Introduced in the late-1970s, the M202 FLASH ("FLame Assault SHoulder Weapon") is a shoulder-fired, multi-shot rocket launcher intended for incendiary projectiles - essentially a "rocket launcher flamethrower". The weapon has roots in the Vietnam War-era, developmental "XM191" napalm launcher and carries a four-shot tube (2x2) arrangement housing 4 x 66mm M74 Incendiary TPA-filled (triethylaluminum) projectiles. The role of the M202 is similar to that of a flamethrower but improves on range and therefore reduces the firer's exposure some.
As a complete system, the M202 sports a boxy shape. A pistol grip and trigger unit is set under the forward end of the weapon with a fold-down padded arm set aft. A foregrip is present under the muzzle end of the launcher component. Optics (reflex sighting device) are integrated along the left side of the launcher. Effective range is out to 22 yards with a maximum listed range of 820 yards (point accuracy is decidedly reduced over range). The rockets are fed through a four-shot clip which, once installed, can be fired singly or as a group. Overall weight of the launcher component is 11.5lb and, when loaded, this increases to 26.5lb. Overall length is 34.75" though the system can collapse for travel, bringing the transport length down to 27".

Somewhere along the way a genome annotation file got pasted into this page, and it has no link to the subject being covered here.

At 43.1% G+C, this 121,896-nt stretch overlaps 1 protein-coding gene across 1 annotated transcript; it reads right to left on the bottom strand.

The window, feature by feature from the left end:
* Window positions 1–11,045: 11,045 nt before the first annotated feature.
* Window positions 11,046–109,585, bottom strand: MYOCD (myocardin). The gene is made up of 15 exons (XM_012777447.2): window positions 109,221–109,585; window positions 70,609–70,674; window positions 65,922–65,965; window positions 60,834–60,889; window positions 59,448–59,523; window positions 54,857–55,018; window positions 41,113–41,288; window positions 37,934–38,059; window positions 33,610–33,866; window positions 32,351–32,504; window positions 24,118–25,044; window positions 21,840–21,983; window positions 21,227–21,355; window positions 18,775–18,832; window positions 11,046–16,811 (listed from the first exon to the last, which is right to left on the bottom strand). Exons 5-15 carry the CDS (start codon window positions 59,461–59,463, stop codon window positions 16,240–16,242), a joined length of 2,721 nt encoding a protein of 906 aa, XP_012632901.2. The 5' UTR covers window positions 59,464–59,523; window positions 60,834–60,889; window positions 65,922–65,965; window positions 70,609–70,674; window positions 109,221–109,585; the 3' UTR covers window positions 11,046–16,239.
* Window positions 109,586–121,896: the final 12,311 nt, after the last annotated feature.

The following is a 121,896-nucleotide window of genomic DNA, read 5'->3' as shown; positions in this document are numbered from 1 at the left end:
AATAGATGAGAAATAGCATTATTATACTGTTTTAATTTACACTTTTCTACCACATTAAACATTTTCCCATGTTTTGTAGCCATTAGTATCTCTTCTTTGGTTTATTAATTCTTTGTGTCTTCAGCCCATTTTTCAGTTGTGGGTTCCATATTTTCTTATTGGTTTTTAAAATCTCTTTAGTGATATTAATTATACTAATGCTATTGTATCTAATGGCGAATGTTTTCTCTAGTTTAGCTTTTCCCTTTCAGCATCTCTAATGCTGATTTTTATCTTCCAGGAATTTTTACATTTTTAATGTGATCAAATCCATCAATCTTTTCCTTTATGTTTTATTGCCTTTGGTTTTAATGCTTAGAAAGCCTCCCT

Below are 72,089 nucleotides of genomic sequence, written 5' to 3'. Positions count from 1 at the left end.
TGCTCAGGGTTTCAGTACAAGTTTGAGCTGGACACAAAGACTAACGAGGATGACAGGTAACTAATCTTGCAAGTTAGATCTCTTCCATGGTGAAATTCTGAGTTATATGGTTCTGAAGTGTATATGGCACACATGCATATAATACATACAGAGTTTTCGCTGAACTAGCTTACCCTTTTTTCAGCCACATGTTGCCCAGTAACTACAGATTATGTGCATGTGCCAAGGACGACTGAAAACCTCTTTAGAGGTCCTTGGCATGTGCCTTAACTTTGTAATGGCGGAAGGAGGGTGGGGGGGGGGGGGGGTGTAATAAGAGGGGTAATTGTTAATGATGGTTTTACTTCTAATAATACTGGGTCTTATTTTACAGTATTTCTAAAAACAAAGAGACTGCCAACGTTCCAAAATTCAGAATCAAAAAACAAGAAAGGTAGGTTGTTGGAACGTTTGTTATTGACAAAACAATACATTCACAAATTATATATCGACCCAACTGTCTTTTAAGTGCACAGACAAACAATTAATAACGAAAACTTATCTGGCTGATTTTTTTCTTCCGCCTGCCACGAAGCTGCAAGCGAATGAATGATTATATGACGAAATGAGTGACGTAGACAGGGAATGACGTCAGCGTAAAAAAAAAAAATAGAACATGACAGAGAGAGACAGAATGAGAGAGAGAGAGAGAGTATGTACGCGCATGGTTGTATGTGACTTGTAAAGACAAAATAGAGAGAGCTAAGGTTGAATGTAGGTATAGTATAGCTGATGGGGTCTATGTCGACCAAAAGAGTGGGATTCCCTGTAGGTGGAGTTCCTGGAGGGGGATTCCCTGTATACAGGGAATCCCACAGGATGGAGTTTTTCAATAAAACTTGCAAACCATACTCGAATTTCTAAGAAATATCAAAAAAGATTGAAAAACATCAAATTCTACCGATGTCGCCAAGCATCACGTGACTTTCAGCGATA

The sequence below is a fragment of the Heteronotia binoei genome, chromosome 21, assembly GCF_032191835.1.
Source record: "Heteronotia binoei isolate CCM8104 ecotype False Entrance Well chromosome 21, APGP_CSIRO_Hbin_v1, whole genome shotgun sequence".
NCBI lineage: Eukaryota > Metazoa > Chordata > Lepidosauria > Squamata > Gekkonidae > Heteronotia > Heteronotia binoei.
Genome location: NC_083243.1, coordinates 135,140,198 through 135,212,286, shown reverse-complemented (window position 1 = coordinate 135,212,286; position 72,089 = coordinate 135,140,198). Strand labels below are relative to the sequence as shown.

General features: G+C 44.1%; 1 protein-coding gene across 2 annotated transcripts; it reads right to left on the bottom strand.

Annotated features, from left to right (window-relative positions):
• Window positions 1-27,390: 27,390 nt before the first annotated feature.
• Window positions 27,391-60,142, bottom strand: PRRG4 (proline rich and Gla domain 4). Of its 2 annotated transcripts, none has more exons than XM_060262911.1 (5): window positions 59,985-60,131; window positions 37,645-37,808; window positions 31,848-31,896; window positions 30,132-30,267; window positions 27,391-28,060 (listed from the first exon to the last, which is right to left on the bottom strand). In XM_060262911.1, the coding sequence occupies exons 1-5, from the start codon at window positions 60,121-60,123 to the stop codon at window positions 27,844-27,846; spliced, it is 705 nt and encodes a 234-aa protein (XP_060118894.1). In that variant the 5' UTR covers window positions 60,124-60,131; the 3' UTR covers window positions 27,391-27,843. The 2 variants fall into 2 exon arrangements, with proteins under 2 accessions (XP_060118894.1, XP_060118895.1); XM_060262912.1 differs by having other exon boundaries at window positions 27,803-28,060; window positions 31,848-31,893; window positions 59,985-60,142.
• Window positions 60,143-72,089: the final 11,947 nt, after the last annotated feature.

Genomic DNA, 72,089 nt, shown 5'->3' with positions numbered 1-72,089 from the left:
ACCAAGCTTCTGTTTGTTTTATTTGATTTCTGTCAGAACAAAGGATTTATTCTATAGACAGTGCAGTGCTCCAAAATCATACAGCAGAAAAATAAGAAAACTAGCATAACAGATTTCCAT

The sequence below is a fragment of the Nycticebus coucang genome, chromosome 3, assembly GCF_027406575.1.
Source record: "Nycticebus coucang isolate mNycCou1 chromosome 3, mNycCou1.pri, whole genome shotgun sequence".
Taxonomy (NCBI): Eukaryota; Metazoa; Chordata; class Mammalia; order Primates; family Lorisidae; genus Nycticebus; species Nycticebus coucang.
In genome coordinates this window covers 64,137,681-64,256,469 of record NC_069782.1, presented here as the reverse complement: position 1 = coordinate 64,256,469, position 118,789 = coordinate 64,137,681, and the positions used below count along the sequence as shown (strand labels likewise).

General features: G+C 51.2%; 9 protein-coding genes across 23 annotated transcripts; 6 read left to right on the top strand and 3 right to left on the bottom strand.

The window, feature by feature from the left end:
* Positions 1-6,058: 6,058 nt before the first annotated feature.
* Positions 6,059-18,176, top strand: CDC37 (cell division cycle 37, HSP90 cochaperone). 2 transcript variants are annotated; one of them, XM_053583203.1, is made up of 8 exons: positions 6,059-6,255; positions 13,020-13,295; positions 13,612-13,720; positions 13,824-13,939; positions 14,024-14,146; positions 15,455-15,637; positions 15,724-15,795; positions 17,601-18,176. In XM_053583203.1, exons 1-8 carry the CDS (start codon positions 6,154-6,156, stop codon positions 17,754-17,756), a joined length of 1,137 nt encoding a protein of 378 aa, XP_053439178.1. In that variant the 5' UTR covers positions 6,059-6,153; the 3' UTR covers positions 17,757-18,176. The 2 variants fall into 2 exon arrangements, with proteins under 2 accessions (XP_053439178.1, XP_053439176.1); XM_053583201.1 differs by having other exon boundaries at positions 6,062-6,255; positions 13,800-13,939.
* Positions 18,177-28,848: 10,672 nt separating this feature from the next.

The M202 has never made a large imprint in the American military inventory and its usefulness was reduced even more with the end of the Cold War in the early 1990s. The rockets did not always prove reliable for the role and the awkward size and shape of the M202 launcher made it unappealing for the standard infantryman - who still had to carry his normal war gear into battle. Some modern elements of the United States military still rely on the weapon as has been the case in Afghanistan where it has proven useful against exposed enemy infantry, soft-skinned vehicles, and soft fortifications. The South Korean Army is also listed as an operator of the M202.
The rocket launcher flamethrower concept also emerged, in varying forms throughout the years, from the former Soviet Union and China.